First x-rays expected to get £20,000 at auction after being found in a shoebox
They were discovered in a shoebox of documents bought at auction by collector Roy Davids and were produced in 1896, just weeks after the process was invented.
Contained inside the box were the papers of Henry Currie Marillier, a friend and possible lover of Oscar Wilde, who worked for the company that produced the x-rays.
The ‘shadowprints’ – including one of Mr Marillier’s hand – were taken by Alan Swinton of the Swan Electrical Engraving Company. They also include coins, razors, a corkscrew and other metals.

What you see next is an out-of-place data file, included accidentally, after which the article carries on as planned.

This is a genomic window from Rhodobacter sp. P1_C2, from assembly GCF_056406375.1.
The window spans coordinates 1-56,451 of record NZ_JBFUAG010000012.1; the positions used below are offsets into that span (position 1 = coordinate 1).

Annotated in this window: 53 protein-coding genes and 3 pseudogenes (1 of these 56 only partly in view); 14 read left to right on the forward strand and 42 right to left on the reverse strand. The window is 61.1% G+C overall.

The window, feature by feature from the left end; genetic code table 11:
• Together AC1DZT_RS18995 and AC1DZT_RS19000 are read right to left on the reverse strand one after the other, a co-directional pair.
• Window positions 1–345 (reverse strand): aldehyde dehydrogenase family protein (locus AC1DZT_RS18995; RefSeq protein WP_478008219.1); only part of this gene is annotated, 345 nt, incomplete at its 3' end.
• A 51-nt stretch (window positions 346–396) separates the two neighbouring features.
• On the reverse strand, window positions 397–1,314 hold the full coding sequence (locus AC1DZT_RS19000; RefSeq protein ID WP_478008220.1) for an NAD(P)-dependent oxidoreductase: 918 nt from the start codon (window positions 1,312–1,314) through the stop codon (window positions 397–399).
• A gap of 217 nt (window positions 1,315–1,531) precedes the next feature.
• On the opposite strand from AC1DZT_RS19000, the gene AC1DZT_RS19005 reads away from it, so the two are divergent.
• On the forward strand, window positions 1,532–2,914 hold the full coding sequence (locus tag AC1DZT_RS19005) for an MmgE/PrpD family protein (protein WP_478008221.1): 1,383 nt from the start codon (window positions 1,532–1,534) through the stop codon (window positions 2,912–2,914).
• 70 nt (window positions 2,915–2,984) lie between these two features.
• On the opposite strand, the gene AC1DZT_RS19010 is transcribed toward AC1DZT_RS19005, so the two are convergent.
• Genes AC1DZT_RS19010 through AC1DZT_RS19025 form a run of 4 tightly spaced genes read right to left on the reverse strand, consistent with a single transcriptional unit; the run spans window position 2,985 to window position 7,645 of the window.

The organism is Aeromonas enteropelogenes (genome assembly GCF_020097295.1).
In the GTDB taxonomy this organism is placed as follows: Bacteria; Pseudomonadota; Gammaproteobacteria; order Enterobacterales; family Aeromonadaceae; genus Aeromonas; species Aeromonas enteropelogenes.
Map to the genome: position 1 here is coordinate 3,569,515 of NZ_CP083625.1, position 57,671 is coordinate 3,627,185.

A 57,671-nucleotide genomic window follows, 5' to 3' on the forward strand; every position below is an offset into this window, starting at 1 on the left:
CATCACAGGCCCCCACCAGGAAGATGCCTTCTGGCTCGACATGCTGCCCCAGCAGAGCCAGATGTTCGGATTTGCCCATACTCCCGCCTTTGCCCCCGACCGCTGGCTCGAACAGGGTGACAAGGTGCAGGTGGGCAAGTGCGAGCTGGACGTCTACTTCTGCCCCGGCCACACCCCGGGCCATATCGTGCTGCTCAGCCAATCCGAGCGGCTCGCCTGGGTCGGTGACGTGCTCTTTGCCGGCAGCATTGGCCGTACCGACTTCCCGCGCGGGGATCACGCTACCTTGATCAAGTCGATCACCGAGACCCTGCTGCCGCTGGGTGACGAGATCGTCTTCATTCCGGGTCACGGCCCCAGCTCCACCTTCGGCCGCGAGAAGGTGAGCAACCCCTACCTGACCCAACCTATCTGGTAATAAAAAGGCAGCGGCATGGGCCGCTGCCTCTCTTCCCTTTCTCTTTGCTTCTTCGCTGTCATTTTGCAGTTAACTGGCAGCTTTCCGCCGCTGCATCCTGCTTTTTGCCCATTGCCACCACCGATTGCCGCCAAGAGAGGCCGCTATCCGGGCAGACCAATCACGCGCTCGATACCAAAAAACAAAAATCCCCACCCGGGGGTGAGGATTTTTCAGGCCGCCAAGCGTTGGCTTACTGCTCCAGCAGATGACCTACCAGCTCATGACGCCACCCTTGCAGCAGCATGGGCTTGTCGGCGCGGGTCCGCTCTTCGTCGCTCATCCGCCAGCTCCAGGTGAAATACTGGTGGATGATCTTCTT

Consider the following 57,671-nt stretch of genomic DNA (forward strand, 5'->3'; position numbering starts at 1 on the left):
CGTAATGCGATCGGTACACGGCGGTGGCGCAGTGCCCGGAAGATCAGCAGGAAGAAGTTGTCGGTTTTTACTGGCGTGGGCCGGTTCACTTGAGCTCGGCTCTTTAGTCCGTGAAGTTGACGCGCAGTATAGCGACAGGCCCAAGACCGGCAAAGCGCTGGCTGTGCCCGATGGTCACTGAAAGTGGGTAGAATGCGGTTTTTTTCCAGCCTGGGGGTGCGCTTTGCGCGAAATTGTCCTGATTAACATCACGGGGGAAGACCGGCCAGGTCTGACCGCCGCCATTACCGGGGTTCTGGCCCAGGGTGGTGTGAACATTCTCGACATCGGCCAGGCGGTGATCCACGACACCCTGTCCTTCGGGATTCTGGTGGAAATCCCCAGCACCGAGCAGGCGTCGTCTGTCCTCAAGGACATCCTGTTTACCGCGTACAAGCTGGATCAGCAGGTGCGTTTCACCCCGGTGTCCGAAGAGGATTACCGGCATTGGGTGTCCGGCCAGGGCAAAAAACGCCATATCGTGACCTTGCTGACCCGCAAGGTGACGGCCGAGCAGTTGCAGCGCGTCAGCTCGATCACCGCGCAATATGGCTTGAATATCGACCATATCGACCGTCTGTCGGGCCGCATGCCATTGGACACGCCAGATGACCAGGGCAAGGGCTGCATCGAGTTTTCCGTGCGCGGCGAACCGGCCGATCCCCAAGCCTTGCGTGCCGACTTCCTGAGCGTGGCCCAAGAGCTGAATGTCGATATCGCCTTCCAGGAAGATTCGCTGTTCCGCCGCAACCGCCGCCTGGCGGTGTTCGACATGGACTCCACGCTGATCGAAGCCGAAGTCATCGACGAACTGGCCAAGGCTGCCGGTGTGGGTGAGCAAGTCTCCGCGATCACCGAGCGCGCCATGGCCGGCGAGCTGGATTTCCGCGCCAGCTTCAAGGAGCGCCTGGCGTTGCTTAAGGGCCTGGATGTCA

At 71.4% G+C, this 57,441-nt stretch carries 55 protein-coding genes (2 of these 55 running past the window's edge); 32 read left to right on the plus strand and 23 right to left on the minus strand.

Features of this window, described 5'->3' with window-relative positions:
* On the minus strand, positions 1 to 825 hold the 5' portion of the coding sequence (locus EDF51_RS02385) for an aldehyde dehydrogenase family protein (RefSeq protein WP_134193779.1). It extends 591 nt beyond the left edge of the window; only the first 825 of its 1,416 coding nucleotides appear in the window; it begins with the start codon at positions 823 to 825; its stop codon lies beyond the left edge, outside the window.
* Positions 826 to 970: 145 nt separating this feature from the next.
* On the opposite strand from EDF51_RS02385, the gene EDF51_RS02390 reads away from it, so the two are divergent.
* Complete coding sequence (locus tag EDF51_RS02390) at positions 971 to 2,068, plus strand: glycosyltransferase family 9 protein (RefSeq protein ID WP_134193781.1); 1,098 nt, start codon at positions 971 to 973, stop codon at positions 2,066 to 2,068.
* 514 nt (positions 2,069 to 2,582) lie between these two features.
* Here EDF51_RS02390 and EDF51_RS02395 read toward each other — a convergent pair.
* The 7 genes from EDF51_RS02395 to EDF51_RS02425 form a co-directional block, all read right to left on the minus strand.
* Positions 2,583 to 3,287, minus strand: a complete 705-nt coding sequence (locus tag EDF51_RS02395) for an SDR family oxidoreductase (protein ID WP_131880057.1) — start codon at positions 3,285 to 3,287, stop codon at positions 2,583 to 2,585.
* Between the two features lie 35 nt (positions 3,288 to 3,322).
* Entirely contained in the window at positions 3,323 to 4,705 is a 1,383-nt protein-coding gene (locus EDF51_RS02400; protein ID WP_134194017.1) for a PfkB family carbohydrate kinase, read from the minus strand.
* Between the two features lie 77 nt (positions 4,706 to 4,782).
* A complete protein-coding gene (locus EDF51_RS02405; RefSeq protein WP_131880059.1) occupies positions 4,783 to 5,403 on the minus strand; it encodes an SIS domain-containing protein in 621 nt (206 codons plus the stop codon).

‘At the auction, the x-rays were not mentioned but when I looked through the box I saw them and the date seemed very early,’ said Mr Davids, who described Mr Marillier as ‘an extraordinary man’.
‘He was a scientific correspondent among other things and worked for the company that took the x-rays, which was owned by Charles Swan, his wife’s cousin.
‘Marillier’s hand was x-rayed for four minutes which is something that might be considered dangerous today.’
German physicist Wilhelm Rontgen is usually credited as the discoverer of x-rays just weeks before Mr Swinton took the images. The auction at Bonhams in London takes place on March 29.
Image: Henry Currie Marillier’s hand is among the x-ray images.